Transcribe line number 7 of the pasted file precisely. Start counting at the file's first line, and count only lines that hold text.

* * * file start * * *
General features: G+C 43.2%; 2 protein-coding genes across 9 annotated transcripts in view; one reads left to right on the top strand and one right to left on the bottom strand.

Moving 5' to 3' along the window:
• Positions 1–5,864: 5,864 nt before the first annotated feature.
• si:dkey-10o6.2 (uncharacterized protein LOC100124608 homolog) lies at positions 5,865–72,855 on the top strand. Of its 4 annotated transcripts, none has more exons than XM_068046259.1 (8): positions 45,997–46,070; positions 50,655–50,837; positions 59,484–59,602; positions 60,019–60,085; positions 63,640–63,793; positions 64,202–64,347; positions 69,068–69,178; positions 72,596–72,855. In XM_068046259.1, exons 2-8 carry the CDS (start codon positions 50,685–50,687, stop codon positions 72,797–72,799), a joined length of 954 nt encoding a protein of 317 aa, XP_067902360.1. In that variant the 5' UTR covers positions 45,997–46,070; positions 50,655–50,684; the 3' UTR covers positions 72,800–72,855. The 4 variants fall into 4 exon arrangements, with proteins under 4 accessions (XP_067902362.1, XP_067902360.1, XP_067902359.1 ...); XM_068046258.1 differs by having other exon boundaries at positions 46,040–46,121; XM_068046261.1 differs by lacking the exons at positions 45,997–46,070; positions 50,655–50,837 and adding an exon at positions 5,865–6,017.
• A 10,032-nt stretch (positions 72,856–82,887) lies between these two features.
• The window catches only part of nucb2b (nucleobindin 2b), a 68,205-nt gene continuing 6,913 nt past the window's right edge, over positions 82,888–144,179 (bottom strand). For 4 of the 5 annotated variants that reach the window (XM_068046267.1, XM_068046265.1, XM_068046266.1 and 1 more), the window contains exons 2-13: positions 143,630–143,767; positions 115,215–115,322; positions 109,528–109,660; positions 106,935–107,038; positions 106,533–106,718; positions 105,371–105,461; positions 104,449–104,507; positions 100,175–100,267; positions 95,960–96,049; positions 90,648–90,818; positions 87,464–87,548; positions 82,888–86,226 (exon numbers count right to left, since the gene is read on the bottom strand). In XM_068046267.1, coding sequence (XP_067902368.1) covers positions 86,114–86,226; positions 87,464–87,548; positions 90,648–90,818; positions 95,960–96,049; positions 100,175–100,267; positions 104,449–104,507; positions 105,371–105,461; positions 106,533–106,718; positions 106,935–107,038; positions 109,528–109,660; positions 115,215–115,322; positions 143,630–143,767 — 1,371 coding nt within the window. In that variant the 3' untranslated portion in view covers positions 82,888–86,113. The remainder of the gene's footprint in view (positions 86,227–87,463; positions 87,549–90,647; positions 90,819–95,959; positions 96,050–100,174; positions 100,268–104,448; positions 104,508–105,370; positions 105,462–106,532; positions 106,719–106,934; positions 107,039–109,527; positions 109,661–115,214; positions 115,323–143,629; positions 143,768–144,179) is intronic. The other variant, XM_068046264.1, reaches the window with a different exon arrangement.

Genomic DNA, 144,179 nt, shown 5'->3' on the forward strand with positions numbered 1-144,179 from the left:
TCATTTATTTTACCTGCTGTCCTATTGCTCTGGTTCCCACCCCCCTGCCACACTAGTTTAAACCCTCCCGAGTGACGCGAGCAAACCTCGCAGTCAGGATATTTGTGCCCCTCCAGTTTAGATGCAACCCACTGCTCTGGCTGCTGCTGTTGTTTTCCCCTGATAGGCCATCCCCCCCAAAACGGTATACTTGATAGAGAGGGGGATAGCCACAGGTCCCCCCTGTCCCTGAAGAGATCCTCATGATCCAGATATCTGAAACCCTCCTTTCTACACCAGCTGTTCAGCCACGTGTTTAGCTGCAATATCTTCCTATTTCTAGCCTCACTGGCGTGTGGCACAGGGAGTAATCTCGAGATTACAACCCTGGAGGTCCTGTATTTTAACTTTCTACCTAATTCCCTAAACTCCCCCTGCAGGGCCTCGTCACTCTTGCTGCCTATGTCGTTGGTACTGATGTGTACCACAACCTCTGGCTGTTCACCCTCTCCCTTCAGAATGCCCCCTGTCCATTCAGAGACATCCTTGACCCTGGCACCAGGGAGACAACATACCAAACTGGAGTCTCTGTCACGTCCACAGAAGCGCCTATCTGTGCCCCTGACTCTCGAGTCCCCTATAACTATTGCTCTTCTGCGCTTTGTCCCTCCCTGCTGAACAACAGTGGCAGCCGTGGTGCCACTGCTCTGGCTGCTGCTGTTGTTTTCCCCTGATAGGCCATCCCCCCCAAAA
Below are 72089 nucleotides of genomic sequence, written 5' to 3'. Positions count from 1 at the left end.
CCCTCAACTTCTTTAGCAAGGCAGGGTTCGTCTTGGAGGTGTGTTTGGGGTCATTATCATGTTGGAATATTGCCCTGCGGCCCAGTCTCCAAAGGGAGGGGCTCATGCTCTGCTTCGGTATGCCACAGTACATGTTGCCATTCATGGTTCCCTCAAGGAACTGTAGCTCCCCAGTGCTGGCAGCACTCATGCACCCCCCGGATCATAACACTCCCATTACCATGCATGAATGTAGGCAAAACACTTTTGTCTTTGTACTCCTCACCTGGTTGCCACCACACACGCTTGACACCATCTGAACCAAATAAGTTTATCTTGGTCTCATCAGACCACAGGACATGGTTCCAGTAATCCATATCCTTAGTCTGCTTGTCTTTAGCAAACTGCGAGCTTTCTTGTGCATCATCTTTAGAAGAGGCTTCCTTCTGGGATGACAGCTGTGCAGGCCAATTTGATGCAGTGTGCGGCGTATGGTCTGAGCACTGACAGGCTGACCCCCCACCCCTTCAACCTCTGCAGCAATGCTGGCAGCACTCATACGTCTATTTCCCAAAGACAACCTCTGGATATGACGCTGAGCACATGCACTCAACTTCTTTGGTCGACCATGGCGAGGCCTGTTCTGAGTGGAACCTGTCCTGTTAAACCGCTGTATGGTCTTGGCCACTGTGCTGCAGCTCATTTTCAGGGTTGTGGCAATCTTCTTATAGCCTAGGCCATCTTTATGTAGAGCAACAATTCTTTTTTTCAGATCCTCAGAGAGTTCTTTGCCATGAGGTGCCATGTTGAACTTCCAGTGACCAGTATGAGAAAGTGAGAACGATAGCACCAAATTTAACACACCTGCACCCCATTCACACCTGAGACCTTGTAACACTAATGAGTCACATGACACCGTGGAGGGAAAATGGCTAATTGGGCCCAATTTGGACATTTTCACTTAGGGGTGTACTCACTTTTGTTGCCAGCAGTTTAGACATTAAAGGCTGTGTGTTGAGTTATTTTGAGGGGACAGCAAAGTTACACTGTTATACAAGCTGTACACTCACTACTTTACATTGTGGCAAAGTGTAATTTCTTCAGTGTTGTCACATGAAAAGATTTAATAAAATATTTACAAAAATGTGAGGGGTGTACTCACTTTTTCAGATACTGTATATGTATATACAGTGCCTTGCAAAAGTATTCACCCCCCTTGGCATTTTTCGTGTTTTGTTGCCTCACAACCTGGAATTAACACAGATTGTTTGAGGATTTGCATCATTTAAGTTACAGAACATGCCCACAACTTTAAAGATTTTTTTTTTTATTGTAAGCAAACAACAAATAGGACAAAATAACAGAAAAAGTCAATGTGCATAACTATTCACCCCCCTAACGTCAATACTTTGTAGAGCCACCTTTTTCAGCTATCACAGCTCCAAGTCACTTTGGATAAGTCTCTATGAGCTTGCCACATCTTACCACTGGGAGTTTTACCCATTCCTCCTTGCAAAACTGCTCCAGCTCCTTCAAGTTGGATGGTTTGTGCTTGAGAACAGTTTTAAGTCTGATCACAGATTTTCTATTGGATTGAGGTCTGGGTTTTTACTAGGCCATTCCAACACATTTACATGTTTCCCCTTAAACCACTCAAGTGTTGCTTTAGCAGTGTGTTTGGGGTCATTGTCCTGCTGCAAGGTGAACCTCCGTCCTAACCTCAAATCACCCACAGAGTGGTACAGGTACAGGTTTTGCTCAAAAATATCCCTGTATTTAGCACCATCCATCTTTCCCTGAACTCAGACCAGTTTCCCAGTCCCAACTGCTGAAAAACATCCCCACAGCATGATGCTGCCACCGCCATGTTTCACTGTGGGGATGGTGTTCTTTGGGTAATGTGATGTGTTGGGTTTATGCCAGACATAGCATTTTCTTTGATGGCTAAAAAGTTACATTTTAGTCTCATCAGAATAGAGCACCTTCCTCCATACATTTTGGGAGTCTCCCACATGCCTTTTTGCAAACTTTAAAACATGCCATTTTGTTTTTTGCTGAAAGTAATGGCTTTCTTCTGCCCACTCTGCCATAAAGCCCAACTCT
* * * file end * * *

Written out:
Genomic DNA, 144,179 nt, shown 5'->3' on the forward strand with positions numbered 1-144,179 from the left: